niedziela, 27 kwietnia 2014
The White Eagle emblem originated when Poland's legendary founder Lech saw a white eagle's nest. When he looked at the bird, a ray of sunshine from the red setting sun fell on its wings, so they appeared tipped with gold, the rest of the eagle was pure white. He was delighted and decided to settle there and placed the eagle on his emblem. He also named the place Gniezdno (currently Gniezno) from the Polish word gniazdo ("nest").
Construction started in 1952 and lasted until 1955. A gift from the Soviet Union to the people of Poland, the tower was constructed, using Soviet plans, almost entirely by 3500 workers from the Soviet Union, of whom 16 died in accidents during the construction. The Soviets were housed at a new suburban complex at Poland's expense, complete with its own cinema, food court, community centre and swimming pool. The architecture of the building is closely related to several similar skyscrapers built in the Soviet Union of the same era, most notably the Moscow State University. However, the main architect Lev Rudnev incorporated some Polish architectural details into the project by traveling around Poland and seeing the architecture. The monumental walls are headed with pieces of masonry copied from Renaissance houses and palaces of Kraków and Zamość.
Shortly after opening, the building hosted the 5th World Festival of Youth and Students. Many visiting dignitaries toured the Palace, and it also hosted performances by notable international artists, such as a 1967 concert by the Rolling Stones, the first by a major western rock group behind the Iron Curtain. In 1985, it hosted the historic Leonard Cohen concert, surrounded by many political expectations, which were avoided by Cohen in his prolonged introductions during the three-hour show.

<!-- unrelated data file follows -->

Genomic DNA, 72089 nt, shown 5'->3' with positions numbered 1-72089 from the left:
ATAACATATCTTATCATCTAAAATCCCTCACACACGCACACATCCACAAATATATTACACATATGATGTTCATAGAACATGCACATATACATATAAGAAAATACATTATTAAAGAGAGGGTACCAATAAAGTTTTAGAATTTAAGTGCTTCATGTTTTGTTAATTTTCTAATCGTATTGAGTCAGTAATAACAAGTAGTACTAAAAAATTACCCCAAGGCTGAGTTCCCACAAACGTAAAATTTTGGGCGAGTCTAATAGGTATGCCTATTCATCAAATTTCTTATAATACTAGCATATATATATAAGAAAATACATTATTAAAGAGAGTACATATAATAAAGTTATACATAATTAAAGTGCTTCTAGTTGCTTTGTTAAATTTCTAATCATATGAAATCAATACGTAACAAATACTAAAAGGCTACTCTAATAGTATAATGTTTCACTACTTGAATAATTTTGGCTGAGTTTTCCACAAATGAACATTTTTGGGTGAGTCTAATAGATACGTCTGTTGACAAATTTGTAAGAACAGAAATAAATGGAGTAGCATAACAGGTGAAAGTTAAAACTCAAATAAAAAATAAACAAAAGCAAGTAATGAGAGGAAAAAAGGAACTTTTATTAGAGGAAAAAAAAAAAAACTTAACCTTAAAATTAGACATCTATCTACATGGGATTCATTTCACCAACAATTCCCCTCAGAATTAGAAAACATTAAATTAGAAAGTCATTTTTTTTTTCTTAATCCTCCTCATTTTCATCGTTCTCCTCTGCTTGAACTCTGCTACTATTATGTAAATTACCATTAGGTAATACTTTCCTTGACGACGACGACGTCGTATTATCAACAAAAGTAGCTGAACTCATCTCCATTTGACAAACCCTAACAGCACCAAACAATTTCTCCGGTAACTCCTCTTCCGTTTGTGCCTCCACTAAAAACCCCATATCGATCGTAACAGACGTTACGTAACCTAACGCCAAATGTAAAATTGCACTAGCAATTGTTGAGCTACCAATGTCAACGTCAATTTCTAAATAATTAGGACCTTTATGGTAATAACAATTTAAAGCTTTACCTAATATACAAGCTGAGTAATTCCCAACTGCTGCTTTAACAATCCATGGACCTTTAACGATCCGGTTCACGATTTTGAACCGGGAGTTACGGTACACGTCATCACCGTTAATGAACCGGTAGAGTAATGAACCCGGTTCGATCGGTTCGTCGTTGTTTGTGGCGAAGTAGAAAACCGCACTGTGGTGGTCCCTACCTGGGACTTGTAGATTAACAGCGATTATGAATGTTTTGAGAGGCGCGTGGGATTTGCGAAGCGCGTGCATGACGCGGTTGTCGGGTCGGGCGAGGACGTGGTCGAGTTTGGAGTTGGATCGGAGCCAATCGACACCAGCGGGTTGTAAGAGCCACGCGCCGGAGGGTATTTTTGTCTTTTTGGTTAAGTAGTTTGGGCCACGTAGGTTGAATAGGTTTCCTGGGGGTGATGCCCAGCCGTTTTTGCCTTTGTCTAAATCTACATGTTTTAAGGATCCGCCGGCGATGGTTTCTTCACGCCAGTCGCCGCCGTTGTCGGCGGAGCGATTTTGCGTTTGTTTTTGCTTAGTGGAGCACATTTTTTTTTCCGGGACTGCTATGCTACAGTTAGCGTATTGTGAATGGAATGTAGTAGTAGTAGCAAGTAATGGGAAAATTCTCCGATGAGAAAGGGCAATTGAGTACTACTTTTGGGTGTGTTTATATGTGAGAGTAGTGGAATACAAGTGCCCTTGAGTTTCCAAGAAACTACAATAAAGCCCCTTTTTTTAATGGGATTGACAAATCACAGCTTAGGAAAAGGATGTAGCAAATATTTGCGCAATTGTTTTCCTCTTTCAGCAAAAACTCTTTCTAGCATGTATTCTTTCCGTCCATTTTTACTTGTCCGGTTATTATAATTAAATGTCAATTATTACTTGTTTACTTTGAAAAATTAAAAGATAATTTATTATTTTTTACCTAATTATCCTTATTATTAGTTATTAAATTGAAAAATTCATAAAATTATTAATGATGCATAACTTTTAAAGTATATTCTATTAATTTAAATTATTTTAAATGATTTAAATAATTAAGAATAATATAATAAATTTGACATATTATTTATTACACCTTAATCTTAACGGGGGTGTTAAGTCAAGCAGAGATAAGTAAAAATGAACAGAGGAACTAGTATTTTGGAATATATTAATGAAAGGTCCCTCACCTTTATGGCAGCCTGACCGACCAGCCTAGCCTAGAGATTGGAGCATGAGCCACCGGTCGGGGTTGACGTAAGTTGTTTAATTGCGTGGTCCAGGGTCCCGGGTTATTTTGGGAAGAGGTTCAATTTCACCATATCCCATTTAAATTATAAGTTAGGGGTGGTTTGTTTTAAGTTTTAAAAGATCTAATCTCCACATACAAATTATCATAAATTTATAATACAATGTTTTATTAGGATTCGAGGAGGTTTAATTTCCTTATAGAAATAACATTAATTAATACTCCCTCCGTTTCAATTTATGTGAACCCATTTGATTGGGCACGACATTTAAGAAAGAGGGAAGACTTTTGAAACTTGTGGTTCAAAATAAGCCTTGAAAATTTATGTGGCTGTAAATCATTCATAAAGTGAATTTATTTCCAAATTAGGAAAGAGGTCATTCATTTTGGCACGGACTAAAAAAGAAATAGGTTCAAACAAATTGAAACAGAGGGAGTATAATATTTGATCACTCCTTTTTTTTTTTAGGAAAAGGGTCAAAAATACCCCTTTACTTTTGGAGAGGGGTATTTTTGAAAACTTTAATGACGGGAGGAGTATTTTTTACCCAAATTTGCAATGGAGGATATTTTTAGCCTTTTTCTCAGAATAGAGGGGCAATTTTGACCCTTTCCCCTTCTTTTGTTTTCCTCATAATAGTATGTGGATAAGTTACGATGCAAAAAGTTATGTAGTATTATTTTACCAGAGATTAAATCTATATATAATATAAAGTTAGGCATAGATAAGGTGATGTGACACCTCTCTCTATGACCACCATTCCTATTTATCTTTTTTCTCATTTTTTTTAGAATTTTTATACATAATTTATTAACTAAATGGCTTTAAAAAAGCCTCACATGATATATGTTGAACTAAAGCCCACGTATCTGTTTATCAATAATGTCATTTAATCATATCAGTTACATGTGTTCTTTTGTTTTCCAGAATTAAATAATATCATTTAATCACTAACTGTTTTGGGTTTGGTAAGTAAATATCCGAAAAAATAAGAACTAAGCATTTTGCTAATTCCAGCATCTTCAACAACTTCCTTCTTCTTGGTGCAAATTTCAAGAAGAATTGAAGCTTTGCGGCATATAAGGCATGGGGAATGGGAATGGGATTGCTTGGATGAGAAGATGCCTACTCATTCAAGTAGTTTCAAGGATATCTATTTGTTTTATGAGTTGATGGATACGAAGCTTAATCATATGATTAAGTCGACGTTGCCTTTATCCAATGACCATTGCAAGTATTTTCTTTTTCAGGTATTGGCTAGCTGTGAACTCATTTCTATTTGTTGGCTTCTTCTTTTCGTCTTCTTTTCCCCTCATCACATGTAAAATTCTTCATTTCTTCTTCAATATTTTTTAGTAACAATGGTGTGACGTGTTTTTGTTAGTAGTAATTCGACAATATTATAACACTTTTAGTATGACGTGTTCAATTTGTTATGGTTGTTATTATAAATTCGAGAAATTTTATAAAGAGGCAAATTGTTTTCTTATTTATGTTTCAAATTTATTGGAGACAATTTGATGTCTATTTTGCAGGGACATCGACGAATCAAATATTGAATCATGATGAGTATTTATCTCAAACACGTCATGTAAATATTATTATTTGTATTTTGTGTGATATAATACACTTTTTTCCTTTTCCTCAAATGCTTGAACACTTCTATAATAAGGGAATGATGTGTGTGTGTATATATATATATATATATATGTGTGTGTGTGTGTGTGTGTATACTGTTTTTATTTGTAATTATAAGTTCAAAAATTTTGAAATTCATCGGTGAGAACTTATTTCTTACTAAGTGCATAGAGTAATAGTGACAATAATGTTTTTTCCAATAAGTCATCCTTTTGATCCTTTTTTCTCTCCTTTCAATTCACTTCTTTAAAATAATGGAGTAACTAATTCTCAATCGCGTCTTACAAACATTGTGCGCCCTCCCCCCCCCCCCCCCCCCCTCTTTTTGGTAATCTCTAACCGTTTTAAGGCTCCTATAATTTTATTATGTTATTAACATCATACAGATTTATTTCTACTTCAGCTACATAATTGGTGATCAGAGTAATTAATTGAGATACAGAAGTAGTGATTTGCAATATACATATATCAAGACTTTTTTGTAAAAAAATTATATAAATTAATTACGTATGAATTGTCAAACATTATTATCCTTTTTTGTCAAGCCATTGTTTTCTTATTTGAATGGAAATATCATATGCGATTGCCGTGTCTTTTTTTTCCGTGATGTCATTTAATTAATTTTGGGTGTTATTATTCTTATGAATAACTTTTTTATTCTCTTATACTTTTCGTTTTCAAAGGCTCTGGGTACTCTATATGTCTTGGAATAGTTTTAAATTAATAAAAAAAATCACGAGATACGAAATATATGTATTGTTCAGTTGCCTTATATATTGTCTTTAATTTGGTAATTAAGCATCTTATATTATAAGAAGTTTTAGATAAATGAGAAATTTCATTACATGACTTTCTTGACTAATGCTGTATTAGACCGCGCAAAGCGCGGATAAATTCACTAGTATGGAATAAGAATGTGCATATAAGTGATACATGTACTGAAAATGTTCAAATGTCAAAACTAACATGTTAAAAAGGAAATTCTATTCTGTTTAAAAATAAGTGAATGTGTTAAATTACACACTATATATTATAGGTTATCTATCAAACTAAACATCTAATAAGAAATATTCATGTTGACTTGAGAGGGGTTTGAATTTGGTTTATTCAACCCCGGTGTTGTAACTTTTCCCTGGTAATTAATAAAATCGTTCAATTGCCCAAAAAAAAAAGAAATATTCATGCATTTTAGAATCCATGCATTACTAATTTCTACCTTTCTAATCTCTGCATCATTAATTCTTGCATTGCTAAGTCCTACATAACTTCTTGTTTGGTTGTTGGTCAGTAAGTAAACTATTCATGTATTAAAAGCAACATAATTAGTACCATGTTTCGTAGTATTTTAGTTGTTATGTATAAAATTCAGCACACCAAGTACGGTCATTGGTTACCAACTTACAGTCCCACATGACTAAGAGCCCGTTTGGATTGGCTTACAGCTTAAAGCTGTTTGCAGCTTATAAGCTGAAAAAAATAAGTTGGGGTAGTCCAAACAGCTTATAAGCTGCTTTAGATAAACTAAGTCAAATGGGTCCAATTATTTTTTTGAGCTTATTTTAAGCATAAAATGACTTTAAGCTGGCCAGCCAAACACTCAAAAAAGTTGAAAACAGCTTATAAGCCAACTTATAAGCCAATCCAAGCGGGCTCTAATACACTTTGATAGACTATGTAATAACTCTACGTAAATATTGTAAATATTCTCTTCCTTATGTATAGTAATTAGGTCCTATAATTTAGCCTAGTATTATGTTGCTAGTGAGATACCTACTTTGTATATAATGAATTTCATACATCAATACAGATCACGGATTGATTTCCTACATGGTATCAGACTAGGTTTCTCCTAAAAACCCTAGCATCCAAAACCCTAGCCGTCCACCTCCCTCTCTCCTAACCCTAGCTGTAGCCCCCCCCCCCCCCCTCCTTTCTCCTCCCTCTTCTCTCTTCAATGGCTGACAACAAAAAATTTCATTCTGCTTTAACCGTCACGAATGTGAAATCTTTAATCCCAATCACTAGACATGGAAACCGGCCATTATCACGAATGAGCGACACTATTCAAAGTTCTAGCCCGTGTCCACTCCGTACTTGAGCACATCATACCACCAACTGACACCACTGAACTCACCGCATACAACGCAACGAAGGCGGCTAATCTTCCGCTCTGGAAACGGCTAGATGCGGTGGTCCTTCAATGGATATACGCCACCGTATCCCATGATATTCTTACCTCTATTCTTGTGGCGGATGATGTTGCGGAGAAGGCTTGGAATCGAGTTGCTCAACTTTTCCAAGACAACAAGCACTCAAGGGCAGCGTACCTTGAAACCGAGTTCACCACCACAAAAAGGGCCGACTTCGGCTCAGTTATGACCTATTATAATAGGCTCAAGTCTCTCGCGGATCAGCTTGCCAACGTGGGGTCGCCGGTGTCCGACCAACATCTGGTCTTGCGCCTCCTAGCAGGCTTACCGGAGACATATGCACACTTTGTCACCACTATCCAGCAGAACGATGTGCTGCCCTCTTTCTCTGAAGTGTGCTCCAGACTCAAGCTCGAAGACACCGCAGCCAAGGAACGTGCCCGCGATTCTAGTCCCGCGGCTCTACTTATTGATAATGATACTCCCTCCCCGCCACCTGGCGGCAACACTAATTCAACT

Four 6.3-metre clock faces were added to the top of the building ahead of the millennium celebrations in 2000. This briefly made the building the tallest clock tower in the world (it was superseded by the NTT DoCoMo Yoyogi Building, to which a clock was added in 2002, itself superseded by Makkah Clock Royal Tower in 2012).
The building was originally known as the Joseph Stalin Palace of Culture and Science (Pałac Kultury i Nauki imienia Józefa Stalina), but in the wake of destalinization the dedication to Stalin was revoked; Stalin's name was removed from the interior lobby and one of the building's sculptures.
Currently it is the 187th tallest building in the world.
Wycinanki vary by region. For example, wycinanki created in the Kurpie region are typically all one color, while wycinanki from the Łowicz region are multicolored. Techniques include cutting, clipping, punching, tearing, and carving of paper, as well as nalepianki in which multiple layers are glued together.